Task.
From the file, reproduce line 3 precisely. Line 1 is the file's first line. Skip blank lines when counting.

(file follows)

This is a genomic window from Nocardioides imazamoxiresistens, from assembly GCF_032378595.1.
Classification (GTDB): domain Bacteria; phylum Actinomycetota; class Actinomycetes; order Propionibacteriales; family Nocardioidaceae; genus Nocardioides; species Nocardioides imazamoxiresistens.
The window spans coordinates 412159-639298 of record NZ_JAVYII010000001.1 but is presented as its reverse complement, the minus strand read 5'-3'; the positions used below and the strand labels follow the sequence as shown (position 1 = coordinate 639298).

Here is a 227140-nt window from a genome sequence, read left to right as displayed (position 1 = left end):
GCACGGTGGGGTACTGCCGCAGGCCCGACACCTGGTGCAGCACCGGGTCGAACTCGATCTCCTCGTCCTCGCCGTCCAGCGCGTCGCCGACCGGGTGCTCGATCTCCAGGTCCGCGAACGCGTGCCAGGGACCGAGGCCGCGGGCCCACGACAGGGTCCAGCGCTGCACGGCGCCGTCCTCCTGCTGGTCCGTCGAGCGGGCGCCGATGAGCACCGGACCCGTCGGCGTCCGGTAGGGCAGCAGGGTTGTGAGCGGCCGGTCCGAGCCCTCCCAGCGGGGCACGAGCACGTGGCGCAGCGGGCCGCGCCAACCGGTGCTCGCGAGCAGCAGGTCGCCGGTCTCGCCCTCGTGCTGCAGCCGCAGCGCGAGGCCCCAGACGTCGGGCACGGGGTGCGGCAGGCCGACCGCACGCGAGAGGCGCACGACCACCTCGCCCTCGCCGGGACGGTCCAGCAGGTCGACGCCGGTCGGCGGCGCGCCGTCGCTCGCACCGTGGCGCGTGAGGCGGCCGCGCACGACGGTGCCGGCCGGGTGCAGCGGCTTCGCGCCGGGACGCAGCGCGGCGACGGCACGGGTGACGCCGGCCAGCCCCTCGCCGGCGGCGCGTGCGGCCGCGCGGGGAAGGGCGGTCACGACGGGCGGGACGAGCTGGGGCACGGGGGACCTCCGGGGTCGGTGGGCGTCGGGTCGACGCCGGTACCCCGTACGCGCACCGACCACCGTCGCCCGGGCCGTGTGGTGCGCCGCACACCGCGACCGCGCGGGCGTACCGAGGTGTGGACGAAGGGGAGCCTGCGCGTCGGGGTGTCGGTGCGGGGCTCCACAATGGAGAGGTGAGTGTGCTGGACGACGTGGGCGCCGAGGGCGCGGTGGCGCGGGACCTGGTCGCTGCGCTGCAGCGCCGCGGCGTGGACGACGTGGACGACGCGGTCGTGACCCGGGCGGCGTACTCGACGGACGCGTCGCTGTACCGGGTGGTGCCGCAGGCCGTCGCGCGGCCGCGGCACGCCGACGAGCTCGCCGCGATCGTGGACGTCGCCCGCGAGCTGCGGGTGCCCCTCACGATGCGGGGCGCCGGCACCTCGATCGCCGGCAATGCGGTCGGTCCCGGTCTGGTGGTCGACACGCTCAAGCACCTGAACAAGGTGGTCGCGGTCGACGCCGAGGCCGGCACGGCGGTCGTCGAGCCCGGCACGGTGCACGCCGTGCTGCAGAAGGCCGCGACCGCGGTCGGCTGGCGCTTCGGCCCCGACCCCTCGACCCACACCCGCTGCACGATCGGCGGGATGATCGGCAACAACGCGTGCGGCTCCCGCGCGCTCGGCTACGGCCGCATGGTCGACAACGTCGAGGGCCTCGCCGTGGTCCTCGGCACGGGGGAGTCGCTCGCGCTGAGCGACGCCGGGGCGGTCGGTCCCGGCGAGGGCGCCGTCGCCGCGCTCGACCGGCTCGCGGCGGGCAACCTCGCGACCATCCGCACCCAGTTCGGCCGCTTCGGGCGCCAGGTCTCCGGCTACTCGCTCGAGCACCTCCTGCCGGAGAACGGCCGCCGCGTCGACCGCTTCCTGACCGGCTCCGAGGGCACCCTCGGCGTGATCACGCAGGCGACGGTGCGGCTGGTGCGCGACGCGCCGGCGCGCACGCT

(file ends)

The window spans coordinates 412159-639298 of record NZ_JAVYII010000001.1 but is presented as its reverse complement, the minus strand read 5'-3'; the positions used below and the strand labels follow the sequence as shown (position 1 = coordinate 639298).